GET INTO…BLUES | NARC. | Reliably Informed | Music and Creative Arts News for Newcastle and the North East

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My name is John Nellist I’m 34-year-old chef who has a passion and love for the blues.

I am singer who performs as part of a duo, alongside Andy Turnbull, called Monkey Junk and other projects. I am also one of the founders of The Monkey Junk Blues Club which has had some of the best local and national blues players perform in different venues in Newcastle. In 2014 myself and Andy were inducted into The American Heritage Blues Hall Of Fame.

What make the blues special to me is the history and the stories behind the songs and how over time different blues players styles change with their own experiences. I’m a big believer that the blues influenced most genres of music today, such as jazz, RnB, gospel, country, rock ‘n’ roll, soul and hip-hop. I also think it’s the most soulful genre of music. I love all styles of music, and all music is special but the blues always feels like home to me.

If you want to experience live blues, there are plenty of events in the region. Jumpin’ Hot Club have been putting blues and roots music events on for over 30 years and they know what they are doing! Sage Gateshead’s SummerTyne Americana Festival is also a great place to catch acts. For the more regular and local shows there are some free events such as my own free entry blues club – The Monkey Junk Blues Club which is on every Sunday afternoon in the main bar at The Cluny. Newcastle’s Billy Bootleggers offer upbeat bands doing a range of stuff from Chicago Blues, rockabilly, rock ‘n’ roll to bluegrass and more. It’s a real party vibe with authentic drinks to go with the venue, it is also free entry and has live music on from Thursday to Sunday nights. There’s some great stuff happening over Sunderland as well. George Shovlin has been doing blues events for some time now and he still has a Speak Easy night at The Harbour View in Roker every Thursday which is definitely worth checking out!

What make the blues special to me is the history and the stories behind the songs and how over time different blues players styles change with their own experiences

If you’re a performer that’d like to play, the best thing to do is check out busker’s nights. Wellington Street Blues on a Wednesday night at The Railway in Gateshead has space for buskers in between the booked acts, which is always a good opportunity to play in front of a blues crowd. Another way would be to do a recording of yourself playing, these days it’s easy to use a phone and record a video or a recording and upload it to YouTube or social network and then contact promoters like myself, introduce yourself and pass your music on. I’m always on the lookout for new players –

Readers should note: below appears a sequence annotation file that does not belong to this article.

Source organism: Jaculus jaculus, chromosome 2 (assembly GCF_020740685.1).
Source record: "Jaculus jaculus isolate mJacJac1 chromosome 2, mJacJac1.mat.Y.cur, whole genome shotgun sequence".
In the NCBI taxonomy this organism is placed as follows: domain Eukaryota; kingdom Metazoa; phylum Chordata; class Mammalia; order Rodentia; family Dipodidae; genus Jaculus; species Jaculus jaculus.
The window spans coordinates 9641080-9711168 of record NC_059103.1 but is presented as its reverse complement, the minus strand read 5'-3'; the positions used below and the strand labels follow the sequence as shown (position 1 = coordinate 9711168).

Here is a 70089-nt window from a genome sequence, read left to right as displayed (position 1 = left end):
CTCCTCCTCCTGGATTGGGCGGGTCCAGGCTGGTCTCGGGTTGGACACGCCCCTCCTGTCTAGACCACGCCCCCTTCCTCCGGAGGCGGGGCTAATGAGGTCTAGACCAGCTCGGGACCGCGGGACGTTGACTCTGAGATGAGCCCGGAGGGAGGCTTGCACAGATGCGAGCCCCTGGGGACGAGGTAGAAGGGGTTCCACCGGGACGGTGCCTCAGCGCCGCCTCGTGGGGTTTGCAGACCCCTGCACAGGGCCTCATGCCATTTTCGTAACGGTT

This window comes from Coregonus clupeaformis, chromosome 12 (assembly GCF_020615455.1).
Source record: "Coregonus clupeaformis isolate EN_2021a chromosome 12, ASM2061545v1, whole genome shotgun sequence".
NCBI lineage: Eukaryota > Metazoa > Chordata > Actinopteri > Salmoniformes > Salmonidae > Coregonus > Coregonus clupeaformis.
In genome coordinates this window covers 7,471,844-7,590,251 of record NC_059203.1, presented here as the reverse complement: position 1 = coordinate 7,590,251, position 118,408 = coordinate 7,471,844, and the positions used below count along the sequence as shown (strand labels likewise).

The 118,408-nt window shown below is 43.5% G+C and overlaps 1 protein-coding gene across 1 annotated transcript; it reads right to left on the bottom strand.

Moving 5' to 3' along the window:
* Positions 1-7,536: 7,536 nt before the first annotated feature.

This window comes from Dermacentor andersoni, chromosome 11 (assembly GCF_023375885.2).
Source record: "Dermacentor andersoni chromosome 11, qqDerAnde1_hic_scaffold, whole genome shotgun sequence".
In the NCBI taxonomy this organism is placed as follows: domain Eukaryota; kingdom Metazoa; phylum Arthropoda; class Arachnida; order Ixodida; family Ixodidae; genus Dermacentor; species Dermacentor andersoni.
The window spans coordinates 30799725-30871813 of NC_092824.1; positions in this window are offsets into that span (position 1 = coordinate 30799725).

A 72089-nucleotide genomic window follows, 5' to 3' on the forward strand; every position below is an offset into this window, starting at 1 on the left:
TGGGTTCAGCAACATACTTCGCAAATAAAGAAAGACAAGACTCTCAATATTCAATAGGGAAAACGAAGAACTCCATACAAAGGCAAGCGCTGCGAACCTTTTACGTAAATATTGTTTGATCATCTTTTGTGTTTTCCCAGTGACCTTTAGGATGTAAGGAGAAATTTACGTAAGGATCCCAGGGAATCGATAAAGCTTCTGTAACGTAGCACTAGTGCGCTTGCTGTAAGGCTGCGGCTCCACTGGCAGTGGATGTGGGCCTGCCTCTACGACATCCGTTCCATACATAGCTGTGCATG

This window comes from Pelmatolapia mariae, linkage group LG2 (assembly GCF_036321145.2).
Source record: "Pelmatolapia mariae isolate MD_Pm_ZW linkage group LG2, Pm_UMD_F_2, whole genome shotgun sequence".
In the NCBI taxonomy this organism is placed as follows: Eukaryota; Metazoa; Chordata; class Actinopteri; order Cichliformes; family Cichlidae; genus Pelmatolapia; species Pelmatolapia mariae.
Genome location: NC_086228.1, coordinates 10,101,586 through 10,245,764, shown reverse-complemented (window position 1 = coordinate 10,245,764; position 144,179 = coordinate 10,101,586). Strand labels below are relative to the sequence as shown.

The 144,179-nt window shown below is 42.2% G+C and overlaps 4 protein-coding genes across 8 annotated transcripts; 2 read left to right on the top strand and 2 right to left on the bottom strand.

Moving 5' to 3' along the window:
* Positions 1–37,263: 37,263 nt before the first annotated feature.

To get a more in-depth study of the genre I recommend a great blues DVD box set called Martin Scorsese Presents The Blues which covers nearly all genres. It has seven episodes directed by famous directors and is definitely worth buying. A good book to get would be The Land Where The Blues Began by Allan Lomax. It’s a raw ‘tell it how it was’ tale of the times where blues was more of a hidden thing and only really heard and performed by the black community. Allan Lomax befriended a lot of blues players during this time and recorded them performing. These recording are available to listen to and are incredible! My first introduction to the blues was the John Landis film The Blues Brothers; I fell in love with the music straight away and it is still one of my all-time favourite films.

As for music, there is so much out there but here are a few of what I would say to be profound albums: Robert Johnson – The Complete Recordings; BB KING – Live At The Regal; Blind Willie Johnson – The Complete; Muddy Waters – At Newport 1960; Magic Slim – West Side Soul; Fleetwood Mac – Then Play On; Ray Charles – At Newport; The Blues Brothers – Original Soundtrack.

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